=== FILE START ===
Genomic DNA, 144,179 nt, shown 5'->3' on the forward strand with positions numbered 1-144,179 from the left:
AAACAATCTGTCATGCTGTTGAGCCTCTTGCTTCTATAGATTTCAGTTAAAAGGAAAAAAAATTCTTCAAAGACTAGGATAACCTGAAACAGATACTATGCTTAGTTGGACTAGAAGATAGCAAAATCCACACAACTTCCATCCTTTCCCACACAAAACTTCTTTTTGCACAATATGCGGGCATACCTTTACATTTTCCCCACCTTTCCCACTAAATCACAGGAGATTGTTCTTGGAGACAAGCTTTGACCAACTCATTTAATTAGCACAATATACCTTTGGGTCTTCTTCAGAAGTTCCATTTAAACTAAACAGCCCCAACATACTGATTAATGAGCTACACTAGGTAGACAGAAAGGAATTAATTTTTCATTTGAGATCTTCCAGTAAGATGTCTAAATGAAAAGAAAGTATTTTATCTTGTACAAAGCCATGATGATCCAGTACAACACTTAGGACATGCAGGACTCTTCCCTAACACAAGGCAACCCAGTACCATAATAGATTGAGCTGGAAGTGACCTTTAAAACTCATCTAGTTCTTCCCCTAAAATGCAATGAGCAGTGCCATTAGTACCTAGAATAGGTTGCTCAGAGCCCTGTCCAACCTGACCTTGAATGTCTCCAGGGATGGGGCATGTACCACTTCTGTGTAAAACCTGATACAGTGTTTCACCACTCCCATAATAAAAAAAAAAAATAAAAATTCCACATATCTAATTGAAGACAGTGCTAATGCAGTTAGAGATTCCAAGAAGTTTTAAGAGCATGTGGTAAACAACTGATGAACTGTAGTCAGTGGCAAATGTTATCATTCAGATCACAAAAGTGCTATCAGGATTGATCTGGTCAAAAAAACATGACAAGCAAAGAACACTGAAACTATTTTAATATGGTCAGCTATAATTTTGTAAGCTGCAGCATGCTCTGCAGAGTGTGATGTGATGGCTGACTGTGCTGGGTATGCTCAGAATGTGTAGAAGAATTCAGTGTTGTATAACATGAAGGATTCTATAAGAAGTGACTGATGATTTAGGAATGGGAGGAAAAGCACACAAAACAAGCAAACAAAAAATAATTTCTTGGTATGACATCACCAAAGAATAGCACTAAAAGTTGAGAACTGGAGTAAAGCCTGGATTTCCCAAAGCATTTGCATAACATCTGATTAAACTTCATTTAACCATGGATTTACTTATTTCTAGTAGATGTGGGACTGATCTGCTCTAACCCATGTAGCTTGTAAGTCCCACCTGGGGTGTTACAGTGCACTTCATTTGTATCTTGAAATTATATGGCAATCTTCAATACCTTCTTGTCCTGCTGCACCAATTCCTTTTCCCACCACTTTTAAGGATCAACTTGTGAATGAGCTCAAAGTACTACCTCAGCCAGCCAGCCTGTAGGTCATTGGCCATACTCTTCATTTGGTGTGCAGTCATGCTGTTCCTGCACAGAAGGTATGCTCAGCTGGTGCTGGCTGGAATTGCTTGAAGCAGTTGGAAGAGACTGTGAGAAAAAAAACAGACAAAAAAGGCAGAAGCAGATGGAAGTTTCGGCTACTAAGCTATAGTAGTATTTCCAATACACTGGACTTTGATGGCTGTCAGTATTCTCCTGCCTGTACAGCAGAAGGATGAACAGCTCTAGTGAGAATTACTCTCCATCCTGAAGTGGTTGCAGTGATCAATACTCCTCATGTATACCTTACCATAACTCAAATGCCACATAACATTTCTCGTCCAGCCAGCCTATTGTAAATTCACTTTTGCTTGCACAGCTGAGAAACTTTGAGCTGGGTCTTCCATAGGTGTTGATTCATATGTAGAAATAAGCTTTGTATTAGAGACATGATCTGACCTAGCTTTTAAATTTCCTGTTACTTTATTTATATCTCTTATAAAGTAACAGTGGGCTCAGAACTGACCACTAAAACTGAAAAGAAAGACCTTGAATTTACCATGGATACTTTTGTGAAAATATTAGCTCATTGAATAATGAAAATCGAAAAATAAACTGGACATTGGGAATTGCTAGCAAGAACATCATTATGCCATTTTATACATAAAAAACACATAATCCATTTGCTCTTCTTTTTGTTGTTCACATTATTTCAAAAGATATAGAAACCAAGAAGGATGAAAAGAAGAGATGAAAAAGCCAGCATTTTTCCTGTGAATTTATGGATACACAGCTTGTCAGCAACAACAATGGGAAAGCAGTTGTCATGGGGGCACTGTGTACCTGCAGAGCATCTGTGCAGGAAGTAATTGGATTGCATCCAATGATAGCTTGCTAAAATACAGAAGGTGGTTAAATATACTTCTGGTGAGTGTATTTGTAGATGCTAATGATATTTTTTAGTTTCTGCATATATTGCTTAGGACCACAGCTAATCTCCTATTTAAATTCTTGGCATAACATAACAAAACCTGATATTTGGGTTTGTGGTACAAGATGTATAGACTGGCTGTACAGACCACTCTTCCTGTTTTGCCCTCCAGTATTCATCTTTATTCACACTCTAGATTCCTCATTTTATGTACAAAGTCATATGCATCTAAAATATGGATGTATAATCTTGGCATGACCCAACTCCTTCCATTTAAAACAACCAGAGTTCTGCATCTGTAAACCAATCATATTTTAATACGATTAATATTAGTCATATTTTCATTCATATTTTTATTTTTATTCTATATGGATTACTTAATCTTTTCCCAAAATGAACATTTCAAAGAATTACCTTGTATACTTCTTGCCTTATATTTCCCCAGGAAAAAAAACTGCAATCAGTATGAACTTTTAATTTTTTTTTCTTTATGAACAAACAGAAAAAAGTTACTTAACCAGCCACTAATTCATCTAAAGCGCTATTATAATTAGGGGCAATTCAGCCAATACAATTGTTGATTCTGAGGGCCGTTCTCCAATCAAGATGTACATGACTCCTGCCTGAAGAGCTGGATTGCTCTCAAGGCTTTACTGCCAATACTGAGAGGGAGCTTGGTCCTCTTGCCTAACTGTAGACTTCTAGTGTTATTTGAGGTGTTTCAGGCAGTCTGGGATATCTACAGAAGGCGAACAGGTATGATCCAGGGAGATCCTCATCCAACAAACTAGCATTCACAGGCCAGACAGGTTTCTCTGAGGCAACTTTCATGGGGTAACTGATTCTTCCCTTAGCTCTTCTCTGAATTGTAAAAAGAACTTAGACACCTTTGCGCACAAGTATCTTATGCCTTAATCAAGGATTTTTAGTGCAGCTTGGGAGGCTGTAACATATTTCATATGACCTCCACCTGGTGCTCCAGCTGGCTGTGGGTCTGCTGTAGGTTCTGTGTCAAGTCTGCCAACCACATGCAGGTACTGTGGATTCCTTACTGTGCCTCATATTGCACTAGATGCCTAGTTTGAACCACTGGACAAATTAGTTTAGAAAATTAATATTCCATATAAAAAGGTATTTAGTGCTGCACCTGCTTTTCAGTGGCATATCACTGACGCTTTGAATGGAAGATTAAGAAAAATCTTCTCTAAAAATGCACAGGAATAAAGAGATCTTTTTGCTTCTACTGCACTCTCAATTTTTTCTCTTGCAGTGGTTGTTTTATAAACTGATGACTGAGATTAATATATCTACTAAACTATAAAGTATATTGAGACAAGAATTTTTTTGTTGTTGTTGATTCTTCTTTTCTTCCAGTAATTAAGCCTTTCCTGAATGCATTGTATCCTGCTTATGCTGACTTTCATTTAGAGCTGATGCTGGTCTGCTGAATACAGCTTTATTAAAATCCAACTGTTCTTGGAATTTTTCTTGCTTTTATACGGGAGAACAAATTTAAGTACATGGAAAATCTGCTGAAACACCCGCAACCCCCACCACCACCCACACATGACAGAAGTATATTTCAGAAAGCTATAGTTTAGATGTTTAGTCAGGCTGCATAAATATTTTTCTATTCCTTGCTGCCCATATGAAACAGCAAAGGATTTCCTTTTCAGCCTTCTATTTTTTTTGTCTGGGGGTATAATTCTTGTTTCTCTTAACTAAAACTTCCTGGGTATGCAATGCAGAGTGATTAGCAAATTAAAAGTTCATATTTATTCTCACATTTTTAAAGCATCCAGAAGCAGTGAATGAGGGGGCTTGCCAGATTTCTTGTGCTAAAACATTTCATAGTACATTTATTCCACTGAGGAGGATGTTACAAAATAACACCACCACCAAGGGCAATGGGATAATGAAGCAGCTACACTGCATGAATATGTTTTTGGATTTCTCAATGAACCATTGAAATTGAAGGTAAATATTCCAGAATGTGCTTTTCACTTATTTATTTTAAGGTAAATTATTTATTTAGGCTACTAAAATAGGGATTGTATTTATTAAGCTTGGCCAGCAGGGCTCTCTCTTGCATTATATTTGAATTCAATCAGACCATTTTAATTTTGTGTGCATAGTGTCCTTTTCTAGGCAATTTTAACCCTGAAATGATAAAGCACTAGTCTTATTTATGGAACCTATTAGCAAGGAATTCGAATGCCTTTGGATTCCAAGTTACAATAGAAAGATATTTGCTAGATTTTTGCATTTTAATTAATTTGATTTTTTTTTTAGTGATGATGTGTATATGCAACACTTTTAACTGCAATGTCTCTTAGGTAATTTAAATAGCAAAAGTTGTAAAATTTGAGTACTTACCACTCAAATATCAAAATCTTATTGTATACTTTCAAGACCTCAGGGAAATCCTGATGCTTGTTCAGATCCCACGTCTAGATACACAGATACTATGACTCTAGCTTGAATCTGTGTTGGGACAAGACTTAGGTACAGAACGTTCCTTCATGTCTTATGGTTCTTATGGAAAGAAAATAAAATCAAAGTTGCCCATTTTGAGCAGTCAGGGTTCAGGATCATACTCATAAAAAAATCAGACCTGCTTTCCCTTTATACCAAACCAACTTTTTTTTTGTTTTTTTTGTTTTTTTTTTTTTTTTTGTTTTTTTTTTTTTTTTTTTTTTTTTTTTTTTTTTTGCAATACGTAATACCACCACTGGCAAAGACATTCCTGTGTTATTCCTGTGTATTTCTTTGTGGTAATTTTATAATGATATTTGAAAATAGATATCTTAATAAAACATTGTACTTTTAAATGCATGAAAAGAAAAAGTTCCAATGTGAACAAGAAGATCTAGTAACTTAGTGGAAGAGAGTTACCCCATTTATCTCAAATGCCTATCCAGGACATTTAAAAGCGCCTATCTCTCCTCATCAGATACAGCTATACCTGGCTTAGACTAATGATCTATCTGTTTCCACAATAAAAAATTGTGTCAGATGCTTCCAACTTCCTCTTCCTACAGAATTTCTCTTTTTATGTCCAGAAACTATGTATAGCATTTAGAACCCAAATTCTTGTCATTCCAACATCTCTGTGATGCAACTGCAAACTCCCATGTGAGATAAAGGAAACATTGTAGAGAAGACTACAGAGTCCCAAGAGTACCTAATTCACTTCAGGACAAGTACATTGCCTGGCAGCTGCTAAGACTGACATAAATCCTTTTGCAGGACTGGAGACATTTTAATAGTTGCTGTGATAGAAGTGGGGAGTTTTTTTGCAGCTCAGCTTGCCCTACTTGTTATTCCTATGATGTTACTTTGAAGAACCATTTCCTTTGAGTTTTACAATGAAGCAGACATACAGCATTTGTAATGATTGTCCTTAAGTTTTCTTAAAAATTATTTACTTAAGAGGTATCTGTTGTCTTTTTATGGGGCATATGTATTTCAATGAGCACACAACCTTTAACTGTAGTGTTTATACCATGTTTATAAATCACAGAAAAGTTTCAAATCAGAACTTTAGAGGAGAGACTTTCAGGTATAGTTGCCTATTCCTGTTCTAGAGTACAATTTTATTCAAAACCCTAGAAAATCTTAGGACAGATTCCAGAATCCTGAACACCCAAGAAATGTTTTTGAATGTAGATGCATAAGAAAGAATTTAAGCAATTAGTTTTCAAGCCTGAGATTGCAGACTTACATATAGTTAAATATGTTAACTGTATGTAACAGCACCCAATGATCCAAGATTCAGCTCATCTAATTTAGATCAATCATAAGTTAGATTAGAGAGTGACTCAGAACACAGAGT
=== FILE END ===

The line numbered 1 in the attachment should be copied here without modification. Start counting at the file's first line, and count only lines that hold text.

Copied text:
Genomic DNA, 144,179 nt, shown 5'->3' on the forward strand with positions numbered 1-144,179 from the left: